“This is an issue we have been following with great concern”, are the first remarks made over the phone by Jérôme Vignon, former president of the Social Weeks of France (SSF) and advisor to Jacques Delors during his term as European Commission president. Tensions are running high in France. Veritable urban guerrilla warfare occurred during the protests against President Emmanuel Macron’s pension reform (which raised the retirement age from 62 to 64) and the government’s decision to bypass Parliament through a confidence vote, not only in Paris but also in other cities, such as Nantes and Rennes. Some 6,000 people took to the streets in Nantes (in the north-west of the country) set up barricades, torching rubbish bins and other items. In Rennes (in the North), approximately 1,000 people were stranded in a shopping mall after student protesters attempted to break into the premises. Some 4,000 protesters marched in Place de l’Italie in Paris. Despite the appeals for calm voiced by the General Confederation of Labour (CGT), the union that had called for daily protests in cities throughout the country, protesters clashed with police. It ended with 76 people arrested, according to the prefecture.
Mr Vignon, what exactly is going on?
The anger displayed in the street protests is due to a lingering feeling of malaise, coupled by the awareness that their claims are not being duly considered. Those who are protesting are an important segment of the French population, notably the most disadvantaged middle class. They are not the poorest French citizens, but those with below-average incomes. Many of them have irregular or precarious jobs. These people are sending out very clear messages, which were those of the gilets jaunes in 2019. The people taking to the streets are saying that their difficulties are not being acknowledged and that important international and economic policy decisions are not aimed at promoting social justice or equitable distribution of income. This is a long-standing problem causing social discontent, psychologically determined by a lack of acknowledgement and visibility, and, in practical terms, by the practical difficulty of moving forward. These phenomena are manifested today in opposition to the pension reform.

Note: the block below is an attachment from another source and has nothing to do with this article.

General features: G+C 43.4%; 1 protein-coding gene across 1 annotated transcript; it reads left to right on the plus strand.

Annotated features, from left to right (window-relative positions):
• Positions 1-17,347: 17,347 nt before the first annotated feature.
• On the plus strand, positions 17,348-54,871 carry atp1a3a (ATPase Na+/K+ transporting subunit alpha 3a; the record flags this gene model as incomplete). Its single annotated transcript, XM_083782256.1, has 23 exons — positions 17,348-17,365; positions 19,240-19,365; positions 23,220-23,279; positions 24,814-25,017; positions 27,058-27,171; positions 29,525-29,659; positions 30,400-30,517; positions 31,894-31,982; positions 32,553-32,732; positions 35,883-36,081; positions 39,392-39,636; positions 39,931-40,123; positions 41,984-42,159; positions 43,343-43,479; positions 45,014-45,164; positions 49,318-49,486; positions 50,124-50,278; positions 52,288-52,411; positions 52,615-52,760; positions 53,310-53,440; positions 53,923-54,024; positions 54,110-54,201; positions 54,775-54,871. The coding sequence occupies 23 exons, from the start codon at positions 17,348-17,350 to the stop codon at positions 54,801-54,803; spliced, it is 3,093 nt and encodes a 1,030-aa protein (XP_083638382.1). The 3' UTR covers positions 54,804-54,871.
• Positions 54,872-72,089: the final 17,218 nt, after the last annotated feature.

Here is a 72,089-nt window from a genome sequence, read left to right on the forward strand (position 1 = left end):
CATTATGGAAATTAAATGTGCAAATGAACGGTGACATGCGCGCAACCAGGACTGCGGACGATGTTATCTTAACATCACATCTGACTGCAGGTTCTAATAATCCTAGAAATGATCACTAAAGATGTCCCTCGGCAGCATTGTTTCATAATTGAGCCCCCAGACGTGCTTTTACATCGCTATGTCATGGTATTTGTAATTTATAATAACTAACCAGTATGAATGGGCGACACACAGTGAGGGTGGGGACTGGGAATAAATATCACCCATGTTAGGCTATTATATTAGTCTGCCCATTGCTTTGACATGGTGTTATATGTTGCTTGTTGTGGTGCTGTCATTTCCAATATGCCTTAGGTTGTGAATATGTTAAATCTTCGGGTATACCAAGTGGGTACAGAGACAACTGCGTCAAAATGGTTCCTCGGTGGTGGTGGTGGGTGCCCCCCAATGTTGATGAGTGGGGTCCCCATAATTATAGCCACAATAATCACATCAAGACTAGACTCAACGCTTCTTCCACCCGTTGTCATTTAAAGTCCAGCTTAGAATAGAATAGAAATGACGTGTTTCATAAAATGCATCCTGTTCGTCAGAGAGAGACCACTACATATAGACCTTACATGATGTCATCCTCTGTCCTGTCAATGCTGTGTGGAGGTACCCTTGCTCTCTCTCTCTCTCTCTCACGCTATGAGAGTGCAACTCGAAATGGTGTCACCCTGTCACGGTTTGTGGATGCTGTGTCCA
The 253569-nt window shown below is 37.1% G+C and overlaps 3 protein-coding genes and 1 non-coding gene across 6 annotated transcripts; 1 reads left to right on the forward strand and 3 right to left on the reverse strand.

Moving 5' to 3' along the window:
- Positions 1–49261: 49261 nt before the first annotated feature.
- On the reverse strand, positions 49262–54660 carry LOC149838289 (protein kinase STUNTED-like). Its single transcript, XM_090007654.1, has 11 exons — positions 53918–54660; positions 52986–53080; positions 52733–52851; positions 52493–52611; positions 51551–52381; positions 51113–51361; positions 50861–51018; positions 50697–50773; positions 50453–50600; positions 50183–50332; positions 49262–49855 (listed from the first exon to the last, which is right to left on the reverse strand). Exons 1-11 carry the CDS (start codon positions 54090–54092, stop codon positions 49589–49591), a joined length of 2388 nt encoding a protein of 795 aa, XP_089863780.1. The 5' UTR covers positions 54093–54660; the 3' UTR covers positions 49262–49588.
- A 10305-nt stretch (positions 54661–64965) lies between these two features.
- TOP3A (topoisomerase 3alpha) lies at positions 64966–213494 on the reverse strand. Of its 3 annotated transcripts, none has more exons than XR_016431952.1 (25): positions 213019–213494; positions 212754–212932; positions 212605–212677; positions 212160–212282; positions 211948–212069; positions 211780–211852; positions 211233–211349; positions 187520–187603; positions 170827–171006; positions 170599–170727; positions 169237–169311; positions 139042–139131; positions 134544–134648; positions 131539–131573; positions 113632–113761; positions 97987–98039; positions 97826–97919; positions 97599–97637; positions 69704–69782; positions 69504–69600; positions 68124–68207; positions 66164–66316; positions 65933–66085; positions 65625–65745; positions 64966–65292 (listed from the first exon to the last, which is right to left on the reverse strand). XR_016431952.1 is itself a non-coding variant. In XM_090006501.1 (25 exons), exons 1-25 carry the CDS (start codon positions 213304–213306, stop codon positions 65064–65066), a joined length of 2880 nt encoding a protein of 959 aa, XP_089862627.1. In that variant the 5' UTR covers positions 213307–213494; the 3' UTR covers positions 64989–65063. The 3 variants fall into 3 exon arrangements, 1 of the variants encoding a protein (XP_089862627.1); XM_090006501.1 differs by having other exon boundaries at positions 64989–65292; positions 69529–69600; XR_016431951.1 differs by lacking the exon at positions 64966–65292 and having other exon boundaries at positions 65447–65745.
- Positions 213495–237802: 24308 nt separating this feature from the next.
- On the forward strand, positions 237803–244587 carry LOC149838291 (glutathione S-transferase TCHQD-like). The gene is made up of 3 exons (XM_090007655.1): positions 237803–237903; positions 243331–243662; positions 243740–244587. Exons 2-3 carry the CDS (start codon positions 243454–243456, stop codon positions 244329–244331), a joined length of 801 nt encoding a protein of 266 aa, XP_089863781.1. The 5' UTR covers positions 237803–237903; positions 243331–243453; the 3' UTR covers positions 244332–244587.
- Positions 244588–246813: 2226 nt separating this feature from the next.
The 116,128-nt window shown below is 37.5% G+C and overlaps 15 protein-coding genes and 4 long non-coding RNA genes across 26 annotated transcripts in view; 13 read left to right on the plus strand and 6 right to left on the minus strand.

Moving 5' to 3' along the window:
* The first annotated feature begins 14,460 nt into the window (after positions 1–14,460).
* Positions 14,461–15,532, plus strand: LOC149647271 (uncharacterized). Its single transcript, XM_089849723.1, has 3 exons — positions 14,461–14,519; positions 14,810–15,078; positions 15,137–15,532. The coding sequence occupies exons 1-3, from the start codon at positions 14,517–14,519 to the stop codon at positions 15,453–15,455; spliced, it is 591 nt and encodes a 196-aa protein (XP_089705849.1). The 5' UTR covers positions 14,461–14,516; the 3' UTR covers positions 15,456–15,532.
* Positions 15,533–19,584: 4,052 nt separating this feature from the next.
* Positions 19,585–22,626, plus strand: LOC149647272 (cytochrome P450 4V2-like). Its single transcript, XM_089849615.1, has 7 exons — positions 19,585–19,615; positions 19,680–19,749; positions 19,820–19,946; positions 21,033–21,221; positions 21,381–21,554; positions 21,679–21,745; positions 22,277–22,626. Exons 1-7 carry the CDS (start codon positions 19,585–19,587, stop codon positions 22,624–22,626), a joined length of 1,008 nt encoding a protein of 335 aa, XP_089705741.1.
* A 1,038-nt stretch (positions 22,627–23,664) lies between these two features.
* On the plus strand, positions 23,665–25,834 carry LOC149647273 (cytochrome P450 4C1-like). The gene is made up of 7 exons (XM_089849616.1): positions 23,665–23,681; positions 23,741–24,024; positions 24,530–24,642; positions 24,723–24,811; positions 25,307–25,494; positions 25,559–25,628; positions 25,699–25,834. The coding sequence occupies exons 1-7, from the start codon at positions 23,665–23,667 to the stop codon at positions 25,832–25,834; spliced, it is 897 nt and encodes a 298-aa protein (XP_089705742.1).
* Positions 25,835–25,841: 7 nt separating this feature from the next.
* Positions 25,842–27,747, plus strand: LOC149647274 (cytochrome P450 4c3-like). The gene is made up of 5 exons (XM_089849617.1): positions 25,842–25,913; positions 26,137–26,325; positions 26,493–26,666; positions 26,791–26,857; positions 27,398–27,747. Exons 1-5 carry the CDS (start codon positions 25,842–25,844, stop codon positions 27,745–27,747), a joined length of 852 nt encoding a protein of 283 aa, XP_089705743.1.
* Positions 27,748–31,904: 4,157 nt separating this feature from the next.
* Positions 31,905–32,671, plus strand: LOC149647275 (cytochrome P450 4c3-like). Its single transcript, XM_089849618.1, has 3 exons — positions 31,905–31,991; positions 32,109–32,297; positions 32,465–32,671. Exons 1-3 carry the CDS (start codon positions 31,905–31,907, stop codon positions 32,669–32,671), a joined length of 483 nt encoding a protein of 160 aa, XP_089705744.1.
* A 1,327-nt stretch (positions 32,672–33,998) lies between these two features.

Was this reform necessary?
It is absolutely necessary, also in the light of the international situation and the situation of France’s state budget, which has been deteriorating for at least four or five years, undermining competition and the resources needed to invest in an increasingly hostile environment. It is therefore a rather tragic situation, because – and I am saying this as an economist and former advisor to President Delors on macroeconomic issues – this reform is not only necessary. In fact, its adoption a matter of urgency. Unfortunately, it comes at a critical juncture and it involves a population bracket that has been experiencing distress for a long time already. And while the reform is justifiable from a financial perspective, from a social perspective it will affect the same groups that should have been left out.”
Is there a way out?
Right now, the spotlight is on the President of the Republic since, under the French constitutional system, the President is in charge of a situation that he himself has created. It is therefore up to him. If I were in his shoes, I would restore priority to social dialogue, in other words, by initiating other reforms on social issues such as ensuring occupational security for workers aged over 60 by providing the necessary means for extending the working age; granting improved access to vocational training for people over 50; seriously addressing the issue of job insecurity, especially in the most precarious job sectors such as catering and personal services; and finally, supporting workers’ participation in corporate governance.
Why have the French bishops opted to keep a low profile and avoid public statements on an issue that pertains to social justice?
The bishops likewise decided not to take sides – for either Macron or Le Pen – during the presidential election. It’s sad, but it should be remembered that the Bishops’ Conference of France is experiencing a period of extreme fragility due to the abuse controversy. But I think there is also a fear that expressing overly negative views on the reform could have the effect of further weakening the government. The political Right, and especially the extreme Right, benefit the most from this situation. If there were elections today, Le Pen would be likely to win. I can therefore understand why some bishops prefer not be involved in this process.